The words ‘sustainable’ and ‘fast fashion’ have become ever-more present in the news, on Instagram and have found themselves to be the topic of many books of late. I knew bits and bobs about clothing fibres and I thought I had a semi-reasonable awareness of what went on in clothing factories, in countries such as China. I’ve come to realise, however, that I really didn’t know the half of it.
Over the last two weeks I’ve watched Stacey Dooley Investigates Fashion’s Dirty Secrets on the BBC and The True Cost on Netflix. If you haven’t seen either of these then I’d highly recommend a watch. Do be prepared though, as they are shocking. To say I was horrified would be an understatement. As a society we are fed, through advertising, retail outlets and directly from the media, that new clothes are a necessity. We are directed towards a lifestyle that is fuelled by fashion and one where we are told we need new clothes all of the time. Consumption is a must. Something that really resonated with me on The True Cost was when Lucy Siegle spoke about fashion in terms of seasons. She said that, effectively, instead of four seasons we now have fifty-two. New stock and styles and ‘trends’ are being fed to us every, single week. Meaning these fifty-two ‘seasons’ are what we’ve come to expect. Most people don’t even consider the cost of this, and I don’t just mean in monetary terms. I mean the toxic chemicals which are being fed into the water system of the people who live near the factories, or the Aral Sea which is now almost solely dust but was once a huge body of water.
In terms of my own habits, I don’t consider myself the worst offender, but there is definitely room for improvement. For example, I’ve never thrown clothes away. Ever. I didn’t even realise that was a thing until recently. I couldn’t comprehend that people would throw perfectly wearable clothes into the bin just because they didn’t like them anymore. I’ve always donated unwanted clothes to a charity shop or, as I’ve gotten older, combined it with selling them online. Also, I’d never buy clothes that I would only wear once, even when it comes to clothes for an ‘occasion’. I’ve also become more aware of high street’s sustainable lines, such as things like ASOS’ ‘eco edit’ and H&M Conscious.
I have, in the last year or so, made myself aware of fashion brands that are more sustainable. Brands like People Tree, Thought and Mud Jeans are all ones to look out for. As a student, however, it can be really difficult to make sustainable purchases. I am not going to deny my love for Primark due to its cheap pricing and ease of access. Although knowing now the true extent of what goes on to produce the clothes, I am going to be more mindful. I’m going to continue to wear my clothes as much as possible, but I’m also going to make sure I truly love my purchases and to see them as even more of an investment than I was before. I’ve also never been one to shy away from a charity shop purchase, and I think it’s time to start investing more into them. It’s something I can start doing now and whilst lessening my own impact it also doesn’t have too much of an impact on my very low student budget.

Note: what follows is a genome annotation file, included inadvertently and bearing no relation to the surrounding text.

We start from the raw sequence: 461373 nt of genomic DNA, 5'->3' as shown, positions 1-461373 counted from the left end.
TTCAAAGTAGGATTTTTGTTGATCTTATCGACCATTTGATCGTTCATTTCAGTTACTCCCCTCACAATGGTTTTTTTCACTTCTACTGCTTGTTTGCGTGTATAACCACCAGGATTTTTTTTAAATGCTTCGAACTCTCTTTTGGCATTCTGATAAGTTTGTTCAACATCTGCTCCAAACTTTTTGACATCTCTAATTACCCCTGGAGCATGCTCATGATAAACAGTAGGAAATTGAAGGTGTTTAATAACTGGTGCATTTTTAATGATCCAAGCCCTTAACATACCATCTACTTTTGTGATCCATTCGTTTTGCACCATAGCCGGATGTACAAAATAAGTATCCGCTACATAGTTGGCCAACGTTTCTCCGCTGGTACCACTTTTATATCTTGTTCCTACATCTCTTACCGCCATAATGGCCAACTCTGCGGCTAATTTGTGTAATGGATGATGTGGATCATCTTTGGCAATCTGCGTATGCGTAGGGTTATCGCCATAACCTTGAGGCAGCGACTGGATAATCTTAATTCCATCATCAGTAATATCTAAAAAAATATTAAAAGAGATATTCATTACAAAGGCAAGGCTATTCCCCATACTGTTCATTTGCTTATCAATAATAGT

When I’ve discussed this with people, I’ve frequently heard comments similar to, “Even if I make a change then no one else will”. I think this is the point though, even when you think you won’t make be making a difference, you will. If you’re someone who consumes a lot of fast fashion, then that will definitely have an impact. When one person does something, tells other people about it and then it carries on in such a way that it becomes a sort of chain reaction. It takes one person to make a difference, but together people can make a change.
Fashion blogger’s, quite literally, influence people to buy clothes. (Obviously there is much more to it than that, but in terms of the basics, that’s a part of it…) I know it’s only early days for me but I think it’s a really important topic and one that as bloggers or influencers there is an opportunity for education. Education is key. I think making people aware of topics that most don’t realise, or even think about, is essential. The majority of fashion bloggers and influencers appear as though they only wear clothes once. Even if you look on my feed there’s not much recurrence (with the exception of my teddy coat from last year – that was a fab purchase. One which, I have to admit, I almost sold earlier this year, until my boyfriend talked me out of it. I’m very glad he did!) In reality, that isn’t the case. I will often wear my jeans nearly every day in winter, for ease and warmth etc. It’s just the way it is. Social media isn’t reality and don’t let it put you off considering more sustainable purchasing options and habits.